When it came time to a top coat, I turned to my favorite Safecoat Acrylac in Gloss which is a food safe, water based poly finish. When I applied it with a roller it left tiny air bubble dots all over the cabinets! I was horrified, but luckily when I switched to a paint brush for the second and third coats of the top coat it covered the air bubbles. Whew!

Basically as soon as the paint was dry, I filled the cabinets with things I’d previously been storing in the dining room!

I couldn’t wait to refinish the stairs and skim coat the counters with concrete. The yellow laminate was yelling at me!

I originally painted the interior of the center cabinets white, since I’ll be installing glass cabinet doors over them and I thought that’d be nice, but now I’m considering repainting it black, so the whole cabinet is moodier. What do you think?

And then there’s hardware! I bought my cabinet hardware ages ago at a Rejuvenation factory sale here in Portland. The door knobs were each only $3 a piece for unlacquered brass. I literally bought as many knobs as were available, and I’m 100% planning on using this hardware in my Phase II kitchen. At least that’s what I think now!

I love how unlacquered brass patinas and it just feels right for this space right now. It’s beautiful, elegant and there’s nothing like black and gold!

I can’t wait to show you what I’ve been working on next week! I added new cabinets in this space! Don’t forget to check out the other One Room Challenge Bloggers too!

4 thoughts on “One Room Challenge – Week 3 Painting 1940s Kitchen Cabinets

  1. I love the black with the green wainscotting and the brass! I do offer an opinion (only because you seem to be questioning it, but of course… you do you): I like the idea of a contrasting color background behind the glass doors, but the choice of white is kind of jarring to me. maybe you could mix in a little of one of the other colors in the room, so it becomes a hue that aligns with another aspect? Or a pattern could be fun. In my kitchen I have a graphic wallpaper inside my glass doored cabinets. (literally, this one: it’s inexpensive and interesting without drawing too much focus. are the shelves moveable? could the shelves repeat the black so they don’t disappear into the background (because they are also white?). I’m just thinking outloud here. looking forward to seeing it all done!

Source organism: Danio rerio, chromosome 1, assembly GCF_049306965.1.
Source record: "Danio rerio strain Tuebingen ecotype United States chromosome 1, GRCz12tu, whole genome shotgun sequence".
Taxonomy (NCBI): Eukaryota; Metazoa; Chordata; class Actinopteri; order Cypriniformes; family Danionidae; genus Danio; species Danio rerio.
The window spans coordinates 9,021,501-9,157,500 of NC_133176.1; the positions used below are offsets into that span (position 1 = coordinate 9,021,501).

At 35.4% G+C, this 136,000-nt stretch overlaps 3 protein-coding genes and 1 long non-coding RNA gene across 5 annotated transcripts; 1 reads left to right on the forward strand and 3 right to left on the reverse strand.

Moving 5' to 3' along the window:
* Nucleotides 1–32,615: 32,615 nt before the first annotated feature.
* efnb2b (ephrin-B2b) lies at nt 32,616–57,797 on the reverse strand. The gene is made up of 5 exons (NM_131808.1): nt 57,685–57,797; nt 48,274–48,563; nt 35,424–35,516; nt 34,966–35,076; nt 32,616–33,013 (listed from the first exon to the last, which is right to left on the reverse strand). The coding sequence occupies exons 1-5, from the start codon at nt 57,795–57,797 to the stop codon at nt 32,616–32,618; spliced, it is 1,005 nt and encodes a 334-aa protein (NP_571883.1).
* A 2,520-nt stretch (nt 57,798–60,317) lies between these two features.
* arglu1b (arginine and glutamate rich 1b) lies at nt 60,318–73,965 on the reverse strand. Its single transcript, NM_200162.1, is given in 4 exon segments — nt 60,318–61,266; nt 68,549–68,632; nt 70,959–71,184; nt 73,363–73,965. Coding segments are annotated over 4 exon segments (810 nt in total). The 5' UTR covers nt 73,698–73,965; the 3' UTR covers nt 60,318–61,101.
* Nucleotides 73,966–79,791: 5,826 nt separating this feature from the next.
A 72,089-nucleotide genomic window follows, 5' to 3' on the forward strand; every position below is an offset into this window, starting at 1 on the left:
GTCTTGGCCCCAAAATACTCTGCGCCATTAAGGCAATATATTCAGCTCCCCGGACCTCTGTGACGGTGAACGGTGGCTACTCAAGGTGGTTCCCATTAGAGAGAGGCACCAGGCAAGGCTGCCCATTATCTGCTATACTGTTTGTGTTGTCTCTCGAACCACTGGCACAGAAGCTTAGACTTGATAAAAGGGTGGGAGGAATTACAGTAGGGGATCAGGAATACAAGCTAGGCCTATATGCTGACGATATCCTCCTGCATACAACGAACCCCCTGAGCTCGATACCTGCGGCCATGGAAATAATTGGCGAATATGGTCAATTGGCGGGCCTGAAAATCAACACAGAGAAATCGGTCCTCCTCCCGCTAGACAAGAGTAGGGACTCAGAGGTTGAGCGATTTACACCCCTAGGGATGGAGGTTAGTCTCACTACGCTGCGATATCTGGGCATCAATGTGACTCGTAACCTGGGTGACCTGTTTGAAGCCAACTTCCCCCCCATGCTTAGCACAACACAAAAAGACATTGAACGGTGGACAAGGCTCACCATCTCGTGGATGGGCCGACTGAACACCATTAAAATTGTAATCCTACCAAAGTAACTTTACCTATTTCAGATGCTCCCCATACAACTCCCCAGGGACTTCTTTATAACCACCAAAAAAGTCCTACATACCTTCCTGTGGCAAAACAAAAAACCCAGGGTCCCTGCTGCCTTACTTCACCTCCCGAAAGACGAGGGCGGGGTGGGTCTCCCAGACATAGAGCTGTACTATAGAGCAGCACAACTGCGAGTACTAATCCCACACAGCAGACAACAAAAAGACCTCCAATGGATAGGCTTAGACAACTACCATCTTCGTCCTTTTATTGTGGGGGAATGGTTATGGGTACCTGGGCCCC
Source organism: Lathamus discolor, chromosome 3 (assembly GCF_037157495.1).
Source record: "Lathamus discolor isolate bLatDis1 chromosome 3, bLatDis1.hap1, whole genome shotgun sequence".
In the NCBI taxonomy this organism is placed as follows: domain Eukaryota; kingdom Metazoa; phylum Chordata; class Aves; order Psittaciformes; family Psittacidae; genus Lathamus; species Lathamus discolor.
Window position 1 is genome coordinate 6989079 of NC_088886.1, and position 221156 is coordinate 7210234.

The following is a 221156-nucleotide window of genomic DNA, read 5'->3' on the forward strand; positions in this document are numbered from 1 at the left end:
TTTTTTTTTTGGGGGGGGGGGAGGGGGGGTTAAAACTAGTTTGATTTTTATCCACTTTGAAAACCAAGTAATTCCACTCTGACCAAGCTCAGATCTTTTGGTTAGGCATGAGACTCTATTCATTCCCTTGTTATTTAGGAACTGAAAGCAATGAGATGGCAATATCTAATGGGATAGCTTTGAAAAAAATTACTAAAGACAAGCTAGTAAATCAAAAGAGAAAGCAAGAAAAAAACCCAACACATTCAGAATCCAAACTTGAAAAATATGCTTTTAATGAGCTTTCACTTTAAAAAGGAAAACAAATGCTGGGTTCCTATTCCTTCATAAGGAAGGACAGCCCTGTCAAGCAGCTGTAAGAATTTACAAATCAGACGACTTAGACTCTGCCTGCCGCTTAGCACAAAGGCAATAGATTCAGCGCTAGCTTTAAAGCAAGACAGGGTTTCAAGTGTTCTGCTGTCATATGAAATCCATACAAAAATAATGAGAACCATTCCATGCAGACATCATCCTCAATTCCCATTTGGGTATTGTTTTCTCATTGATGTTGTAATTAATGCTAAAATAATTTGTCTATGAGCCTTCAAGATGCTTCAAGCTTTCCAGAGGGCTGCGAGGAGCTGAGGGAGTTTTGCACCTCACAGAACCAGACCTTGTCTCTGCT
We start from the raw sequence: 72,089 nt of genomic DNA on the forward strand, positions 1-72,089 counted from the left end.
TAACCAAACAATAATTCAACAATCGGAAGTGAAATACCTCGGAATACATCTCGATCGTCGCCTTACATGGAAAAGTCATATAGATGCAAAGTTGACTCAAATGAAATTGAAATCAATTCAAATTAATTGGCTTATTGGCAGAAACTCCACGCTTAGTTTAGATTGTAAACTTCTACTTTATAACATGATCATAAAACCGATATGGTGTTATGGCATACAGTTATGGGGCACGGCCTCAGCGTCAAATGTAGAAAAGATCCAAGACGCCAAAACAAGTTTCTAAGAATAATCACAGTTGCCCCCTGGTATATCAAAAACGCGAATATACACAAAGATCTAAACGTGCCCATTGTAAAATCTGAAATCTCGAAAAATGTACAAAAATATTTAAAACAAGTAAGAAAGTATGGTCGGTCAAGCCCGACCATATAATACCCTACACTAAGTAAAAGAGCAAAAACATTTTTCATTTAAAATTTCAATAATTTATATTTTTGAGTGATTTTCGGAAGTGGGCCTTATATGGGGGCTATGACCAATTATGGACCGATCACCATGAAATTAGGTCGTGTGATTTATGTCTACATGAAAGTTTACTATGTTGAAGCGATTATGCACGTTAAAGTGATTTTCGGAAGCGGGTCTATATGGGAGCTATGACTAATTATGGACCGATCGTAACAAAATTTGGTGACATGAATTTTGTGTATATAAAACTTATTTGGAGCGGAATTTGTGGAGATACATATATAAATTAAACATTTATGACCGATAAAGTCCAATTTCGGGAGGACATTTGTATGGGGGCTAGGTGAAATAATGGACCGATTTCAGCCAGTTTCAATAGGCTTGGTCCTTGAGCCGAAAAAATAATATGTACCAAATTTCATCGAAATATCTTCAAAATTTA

1. Thanks for the suggestions! I was definitely asking for it! I agree the white is jarring… I’m wondering if I do pink inside like I’m doing in my pantry cabinet or if I do the whole thing black so that my dishwater creates the contrast. I considered wallpaper, but since the shelves can’t be moved it might be a pain.

    2. Unbelievable outcome! I’m so impressed Lauren. I’ve been thinking of redoing a desk and you’ve totally inspired me to get started. You should be so proud of yourself and your beautiful work.

Leave a comment

Fill in your details below or click an icon to log in: Logo

You are commenting using your account. Log Out /  Change )

Facebook photo

You are commenting using your Facebook account. Log Out /  Change )

Connecting to %s

This site uses Akismet to reduce spam. Learn how your comment data is processed.